Planet Earth: When crossing a barren desert, if you came to a beautiful house, well equipped in every way and stocked with food, would you believe that it got there by some chance explosion? No; you would realize that someone with considerable wisdom built it. Well, scientists have not yet found life on any of the planets of our solar system except the earth; available evidence indicates that the others are barren. This planet is, as the book The Earth says, “the wonder of the universe, a unique sphere.” (New York, 1963, Arthur Beiser, p. 10) It is at just the right distance from the sun for human life, and it moves at just the right speed to be held in orbit. The atmosphere, of a kind found only around the earth, is made up of just the right proportion of gases to sustain life. Marvelously, light from the sun, carbon dioxide from the air, and water and minerals from fertile soil combine to produce food for earth’s inhabitants. Did it all come about as a result of some uncontrolled explosion in space? Science News admits: “It seems as if such particular and precise conditions could hardly have arisen at random.” (August 24 and 31, 1974, p. 124) The Bible’s conclusion is reasonable when it states: “Of course, every house is constructed by someone, but he that constructed all things is God.”—Heb. 3:4.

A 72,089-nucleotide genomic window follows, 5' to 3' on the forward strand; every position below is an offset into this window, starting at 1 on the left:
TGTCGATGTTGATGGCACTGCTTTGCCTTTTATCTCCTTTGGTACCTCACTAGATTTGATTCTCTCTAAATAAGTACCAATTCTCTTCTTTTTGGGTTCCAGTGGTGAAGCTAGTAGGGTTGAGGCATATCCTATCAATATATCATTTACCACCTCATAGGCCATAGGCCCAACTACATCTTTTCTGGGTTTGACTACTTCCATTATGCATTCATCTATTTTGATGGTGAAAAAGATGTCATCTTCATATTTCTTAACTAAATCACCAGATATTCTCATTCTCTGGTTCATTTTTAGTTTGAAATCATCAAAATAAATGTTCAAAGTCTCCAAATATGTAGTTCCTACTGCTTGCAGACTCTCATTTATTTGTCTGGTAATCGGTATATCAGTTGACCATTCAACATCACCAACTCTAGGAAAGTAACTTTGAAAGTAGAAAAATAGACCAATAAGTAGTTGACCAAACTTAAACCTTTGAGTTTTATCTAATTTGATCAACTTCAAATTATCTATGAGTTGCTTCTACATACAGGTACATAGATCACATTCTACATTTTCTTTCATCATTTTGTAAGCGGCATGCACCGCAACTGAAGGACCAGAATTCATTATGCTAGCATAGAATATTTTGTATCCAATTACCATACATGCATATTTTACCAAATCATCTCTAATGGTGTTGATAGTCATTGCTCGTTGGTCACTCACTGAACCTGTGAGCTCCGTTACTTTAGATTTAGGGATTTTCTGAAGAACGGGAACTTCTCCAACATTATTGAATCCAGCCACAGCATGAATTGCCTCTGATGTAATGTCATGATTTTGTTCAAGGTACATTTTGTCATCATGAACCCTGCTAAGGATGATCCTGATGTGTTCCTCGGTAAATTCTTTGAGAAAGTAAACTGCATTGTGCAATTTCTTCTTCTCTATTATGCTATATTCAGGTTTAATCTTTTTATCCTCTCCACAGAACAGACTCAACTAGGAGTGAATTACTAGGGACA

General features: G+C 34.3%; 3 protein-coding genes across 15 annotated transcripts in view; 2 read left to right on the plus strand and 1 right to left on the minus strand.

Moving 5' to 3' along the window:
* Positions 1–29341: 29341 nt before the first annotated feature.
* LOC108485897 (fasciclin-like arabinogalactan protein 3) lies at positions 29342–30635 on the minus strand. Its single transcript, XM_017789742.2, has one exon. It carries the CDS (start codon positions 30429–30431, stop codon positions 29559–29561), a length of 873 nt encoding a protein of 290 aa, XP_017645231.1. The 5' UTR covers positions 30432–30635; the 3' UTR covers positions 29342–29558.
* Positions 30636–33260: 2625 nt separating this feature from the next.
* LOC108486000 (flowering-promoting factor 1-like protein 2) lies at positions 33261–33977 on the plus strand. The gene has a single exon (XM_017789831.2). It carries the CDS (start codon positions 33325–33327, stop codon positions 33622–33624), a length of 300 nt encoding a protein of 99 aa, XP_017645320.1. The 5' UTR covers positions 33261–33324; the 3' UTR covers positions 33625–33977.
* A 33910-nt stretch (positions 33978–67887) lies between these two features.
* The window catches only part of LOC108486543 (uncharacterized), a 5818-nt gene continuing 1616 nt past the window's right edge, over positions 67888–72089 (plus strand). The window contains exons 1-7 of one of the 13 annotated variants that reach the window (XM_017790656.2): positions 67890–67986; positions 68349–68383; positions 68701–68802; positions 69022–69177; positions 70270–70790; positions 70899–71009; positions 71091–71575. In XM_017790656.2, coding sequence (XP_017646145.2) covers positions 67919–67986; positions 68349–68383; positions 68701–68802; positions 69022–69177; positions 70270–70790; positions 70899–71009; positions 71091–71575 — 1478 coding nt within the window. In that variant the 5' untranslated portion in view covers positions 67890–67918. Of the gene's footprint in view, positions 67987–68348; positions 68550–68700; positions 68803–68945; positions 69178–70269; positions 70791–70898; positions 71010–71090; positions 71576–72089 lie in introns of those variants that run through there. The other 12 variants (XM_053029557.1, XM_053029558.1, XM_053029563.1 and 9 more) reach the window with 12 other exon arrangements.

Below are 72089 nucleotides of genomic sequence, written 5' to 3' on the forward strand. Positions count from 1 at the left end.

Human brain: Modern computers are a product of intensive research and careful engineering. They did not “just happen.” What about the human brain? Unlike the brain of any animal, the brain of a human infant triples in size during its first year. How it functions is still largely a mystery to scientists. In humans, there is the built-in capacity to learn complex languages, to appreciate beauty, to compose music, to contemplate the origin and meaning of life. Said brain surgeon Robert White: “I am left with no choice but to acknowledge the existence of a Superior Intellect, responsible for the design and development of the incredible brain-mind relationship—something far beyond man’s capacity to understand.” (The Reader’s Digest, September 1978, p. 99) The development of this marvel begins from a tiny fertilized cell in the womb. With remarkable insight, the Bible writer David said to Jehovah: “I shall laud you because in a fear-inspiring way I am wonderfully made. Your works are wonderful, as my soul is very well aware.”—Ps. 139:14.